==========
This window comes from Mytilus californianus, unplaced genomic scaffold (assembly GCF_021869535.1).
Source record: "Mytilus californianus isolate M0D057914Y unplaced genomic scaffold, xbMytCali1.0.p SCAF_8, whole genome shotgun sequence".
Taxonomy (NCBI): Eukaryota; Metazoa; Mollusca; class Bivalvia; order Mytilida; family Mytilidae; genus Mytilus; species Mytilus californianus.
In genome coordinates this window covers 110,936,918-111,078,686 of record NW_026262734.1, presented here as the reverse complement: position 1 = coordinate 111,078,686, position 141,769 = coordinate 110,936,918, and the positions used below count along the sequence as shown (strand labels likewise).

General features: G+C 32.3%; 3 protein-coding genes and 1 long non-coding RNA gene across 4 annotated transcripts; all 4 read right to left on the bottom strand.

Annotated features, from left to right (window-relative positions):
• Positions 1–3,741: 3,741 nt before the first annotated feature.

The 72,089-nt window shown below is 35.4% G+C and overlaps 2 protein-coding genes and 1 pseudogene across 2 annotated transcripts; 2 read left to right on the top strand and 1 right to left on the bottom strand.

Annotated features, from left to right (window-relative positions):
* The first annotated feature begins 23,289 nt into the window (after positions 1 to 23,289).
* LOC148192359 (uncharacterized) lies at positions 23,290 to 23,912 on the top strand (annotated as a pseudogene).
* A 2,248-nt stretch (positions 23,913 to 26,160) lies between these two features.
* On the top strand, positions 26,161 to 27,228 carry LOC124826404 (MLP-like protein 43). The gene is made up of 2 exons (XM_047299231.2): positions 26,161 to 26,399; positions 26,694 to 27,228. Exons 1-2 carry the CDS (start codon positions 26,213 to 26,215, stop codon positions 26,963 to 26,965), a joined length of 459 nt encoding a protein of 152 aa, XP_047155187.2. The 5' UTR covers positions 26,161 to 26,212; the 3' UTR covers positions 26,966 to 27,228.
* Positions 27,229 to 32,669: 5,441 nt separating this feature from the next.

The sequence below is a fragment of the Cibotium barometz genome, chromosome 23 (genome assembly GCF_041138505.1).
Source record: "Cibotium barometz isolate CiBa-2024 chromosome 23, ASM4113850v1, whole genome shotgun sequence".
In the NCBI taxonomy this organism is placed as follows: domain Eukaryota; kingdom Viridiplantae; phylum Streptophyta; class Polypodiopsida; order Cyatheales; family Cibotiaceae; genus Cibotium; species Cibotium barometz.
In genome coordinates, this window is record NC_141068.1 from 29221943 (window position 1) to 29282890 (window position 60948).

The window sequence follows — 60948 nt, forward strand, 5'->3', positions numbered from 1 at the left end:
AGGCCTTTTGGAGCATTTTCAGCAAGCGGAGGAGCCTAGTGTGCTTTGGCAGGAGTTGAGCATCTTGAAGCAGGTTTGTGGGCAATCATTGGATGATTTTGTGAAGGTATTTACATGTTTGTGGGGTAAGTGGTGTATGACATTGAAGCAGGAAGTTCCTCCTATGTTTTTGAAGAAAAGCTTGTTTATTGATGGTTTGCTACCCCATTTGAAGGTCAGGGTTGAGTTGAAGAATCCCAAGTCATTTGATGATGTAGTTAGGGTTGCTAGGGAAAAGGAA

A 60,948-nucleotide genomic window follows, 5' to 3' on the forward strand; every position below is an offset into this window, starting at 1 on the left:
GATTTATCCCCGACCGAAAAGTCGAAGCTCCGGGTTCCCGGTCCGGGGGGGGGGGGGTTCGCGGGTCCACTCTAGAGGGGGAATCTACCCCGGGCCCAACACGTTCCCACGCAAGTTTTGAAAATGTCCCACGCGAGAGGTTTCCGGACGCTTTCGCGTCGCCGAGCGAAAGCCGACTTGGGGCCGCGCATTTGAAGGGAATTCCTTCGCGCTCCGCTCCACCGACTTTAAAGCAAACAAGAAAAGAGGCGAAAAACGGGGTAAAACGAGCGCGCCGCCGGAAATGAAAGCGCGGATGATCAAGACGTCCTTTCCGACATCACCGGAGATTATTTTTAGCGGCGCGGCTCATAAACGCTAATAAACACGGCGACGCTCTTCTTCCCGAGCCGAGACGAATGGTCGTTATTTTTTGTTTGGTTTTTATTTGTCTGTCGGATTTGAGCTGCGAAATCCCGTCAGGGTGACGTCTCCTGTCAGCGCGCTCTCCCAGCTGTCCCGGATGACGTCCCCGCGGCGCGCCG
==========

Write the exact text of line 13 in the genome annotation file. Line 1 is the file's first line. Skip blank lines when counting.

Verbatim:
* On the top strand, positions 26,161 to 27,228 carry LOC124826404 (MLP-like protein 43). The gene is made up of 2 exons (XM_047299231.2): positions 26,161 to 26,399; positions 26,694 to 27,228. Exons 1-2 carry the CDS (start codon positions 26,213 to 26,215, stop codon positions 26,963 to 26,965), a joined length of 459 nt encoding a protein of 152 aa, XP_047155187.2. The 5' UTR covers positions 26,161 to 26,212; the 3' UTR covers positions 26,966 to 27,228.